Five community spaces are receiving a $1.1 million cash infusion from the federal government.
The Yukon Theatre, Heart of Riverdale, Guild Hall and Pine Lake Trail will split nearly $600,000, while Beaver Creek will receive another $550,000 for an outdoor gathering space.
The funding was pledged on Feb. 9 by federal Minister Dan Vandal on behalf of the Canadian Northern Economic Development Agency (CanNor).
“Yukoners cherish the public spaces in our communities,” Vandal said in a written statement. “Getting outside, sharing culture and language, and gathering with others in renewed community infrastructure contributes to a high quality of life for everyone.”
The $550,000 grant for Beaver Creek will be paid to Copper Niisüü Limited Partnership, the economic development corporation of the White River First Nation.
The two-year project will culminate in an outdoor place for traditional activities, such as moosehide tanning and summertime general assemblies.
Artists can showcase and share traditional skills in the space, providing new learning opportunities for the community, according to Logan Freese, Copper Niisüü’s general manager.
In Haines Junction, $367,500 has been committed to completing the paving of Pine Lake Trail, which leads from the village to the Pine Lake campground.
Bruce Tomlin, Haines Junction’s mayor, said the new multi-use trail “will contribute to a healthier, happier and more navigable community for generations to come.”
In Whitehorse, the Yukon Theatre will receive $111,000 for facility improvements.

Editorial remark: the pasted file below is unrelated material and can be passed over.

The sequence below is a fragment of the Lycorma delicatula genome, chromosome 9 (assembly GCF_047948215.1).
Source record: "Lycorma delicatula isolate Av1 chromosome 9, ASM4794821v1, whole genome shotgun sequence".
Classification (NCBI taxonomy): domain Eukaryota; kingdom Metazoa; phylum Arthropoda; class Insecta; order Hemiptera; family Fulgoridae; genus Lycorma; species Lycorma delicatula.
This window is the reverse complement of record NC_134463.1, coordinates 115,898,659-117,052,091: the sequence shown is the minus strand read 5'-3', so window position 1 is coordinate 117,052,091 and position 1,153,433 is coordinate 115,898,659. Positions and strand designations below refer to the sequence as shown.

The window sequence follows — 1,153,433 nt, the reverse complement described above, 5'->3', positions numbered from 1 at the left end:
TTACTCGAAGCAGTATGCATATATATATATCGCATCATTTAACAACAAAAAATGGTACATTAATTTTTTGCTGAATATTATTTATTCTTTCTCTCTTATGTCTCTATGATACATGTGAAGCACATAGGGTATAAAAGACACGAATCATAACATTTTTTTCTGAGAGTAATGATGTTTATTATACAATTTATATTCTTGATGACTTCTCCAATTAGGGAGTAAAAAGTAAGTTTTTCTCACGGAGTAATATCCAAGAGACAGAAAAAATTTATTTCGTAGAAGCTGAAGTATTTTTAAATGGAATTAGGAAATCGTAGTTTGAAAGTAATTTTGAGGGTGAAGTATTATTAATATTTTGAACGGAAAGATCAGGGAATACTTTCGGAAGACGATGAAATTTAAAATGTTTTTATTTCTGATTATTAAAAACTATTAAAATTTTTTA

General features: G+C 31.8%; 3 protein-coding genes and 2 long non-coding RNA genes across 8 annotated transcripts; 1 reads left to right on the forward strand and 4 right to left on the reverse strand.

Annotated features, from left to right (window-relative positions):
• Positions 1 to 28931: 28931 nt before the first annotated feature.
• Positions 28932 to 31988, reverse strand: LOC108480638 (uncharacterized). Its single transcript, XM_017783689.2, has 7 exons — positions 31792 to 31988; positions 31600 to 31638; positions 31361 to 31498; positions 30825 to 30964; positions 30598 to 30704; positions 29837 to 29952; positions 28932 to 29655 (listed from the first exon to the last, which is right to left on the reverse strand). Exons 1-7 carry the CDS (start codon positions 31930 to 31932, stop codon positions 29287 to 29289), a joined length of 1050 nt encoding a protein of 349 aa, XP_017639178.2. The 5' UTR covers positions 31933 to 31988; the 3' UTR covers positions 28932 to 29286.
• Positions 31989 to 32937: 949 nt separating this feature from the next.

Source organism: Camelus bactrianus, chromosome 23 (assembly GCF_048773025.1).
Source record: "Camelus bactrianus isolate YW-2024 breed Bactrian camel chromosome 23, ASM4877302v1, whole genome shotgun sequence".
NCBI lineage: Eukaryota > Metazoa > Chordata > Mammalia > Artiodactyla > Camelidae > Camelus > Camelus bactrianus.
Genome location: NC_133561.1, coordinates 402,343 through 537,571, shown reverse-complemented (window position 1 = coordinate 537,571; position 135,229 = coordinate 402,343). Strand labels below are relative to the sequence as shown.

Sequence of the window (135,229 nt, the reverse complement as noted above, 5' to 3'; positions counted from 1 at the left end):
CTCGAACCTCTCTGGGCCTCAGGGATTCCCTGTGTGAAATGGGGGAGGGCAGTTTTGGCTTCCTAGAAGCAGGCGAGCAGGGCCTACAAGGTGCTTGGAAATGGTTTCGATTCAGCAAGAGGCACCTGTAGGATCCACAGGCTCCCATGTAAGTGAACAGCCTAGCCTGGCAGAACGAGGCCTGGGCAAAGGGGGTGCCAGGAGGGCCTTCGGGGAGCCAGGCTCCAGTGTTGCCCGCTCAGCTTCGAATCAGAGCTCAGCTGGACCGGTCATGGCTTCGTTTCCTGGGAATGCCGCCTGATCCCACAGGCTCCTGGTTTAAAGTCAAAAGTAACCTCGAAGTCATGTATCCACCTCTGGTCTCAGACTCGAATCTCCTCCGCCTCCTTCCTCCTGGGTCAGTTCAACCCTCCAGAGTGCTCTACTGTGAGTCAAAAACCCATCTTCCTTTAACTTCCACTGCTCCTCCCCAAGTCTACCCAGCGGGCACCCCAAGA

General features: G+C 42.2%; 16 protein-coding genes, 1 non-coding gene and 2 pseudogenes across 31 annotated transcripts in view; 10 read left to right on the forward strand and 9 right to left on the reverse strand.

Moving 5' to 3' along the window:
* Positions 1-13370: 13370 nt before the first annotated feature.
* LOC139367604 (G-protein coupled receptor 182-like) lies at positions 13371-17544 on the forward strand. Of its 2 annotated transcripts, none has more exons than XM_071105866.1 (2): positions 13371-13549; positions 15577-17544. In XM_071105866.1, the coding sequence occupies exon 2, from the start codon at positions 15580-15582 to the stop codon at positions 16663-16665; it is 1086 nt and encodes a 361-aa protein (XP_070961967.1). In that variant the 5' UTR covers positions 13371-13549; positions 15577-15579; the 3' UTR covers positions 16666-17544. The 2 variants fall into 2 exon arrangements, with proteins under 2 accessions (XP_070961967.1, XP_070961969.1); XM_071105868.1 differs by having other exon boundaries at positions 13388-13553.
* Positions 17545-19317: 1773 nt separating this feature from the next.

The theatre will install an arctic entrance, wheelchair-accessible entryways and upgrade the theatre’s sound, lighting and electrical systems, according to the CanNor press release.
The theatre is also planning a performing arts stage and revamped concession stand.
After these renovations, the theatre will be better equipped to “support arts, culture and community,” said Yukon Film Society director Andrew Connors.
The Heart of Riverdale Community Centre will also receive $61,232 for upgrades to the building’s electrical and plumbing.
Once completed, the community centre plans to open the Yukon’s first pre-school fine arts program.
Andrea Simpson-Fowler, executive director, says she is “super proud” of the centre’s progress.
“The space is bustling more than ever with young artists learning, sharing, and growing, while benefiting from leasehold improvements and new equipment.”
Finally, the Guild Hall in Porter Creek will be upgrading it’s “‘Round Back” outdoor venue, where it’s held outdoor shows every summer since 2020.
A “handsome gabled roof” will be installed to protect the stage (and performers) from the elements, according to Guild manager Brandon Wicke. Theatrical rigging and all-weather lighting will also be purchased.
The Guild hopes to extend its seasonal programming with these upgrades.
“We know that this great project will contribute to the venue’s unique charm for audiences and performing artists alike, and that it will equip it to better serve our artistic community for years to come,” Wicke said.
Contact Gabrielle Plonka at firstname.lastname@example.org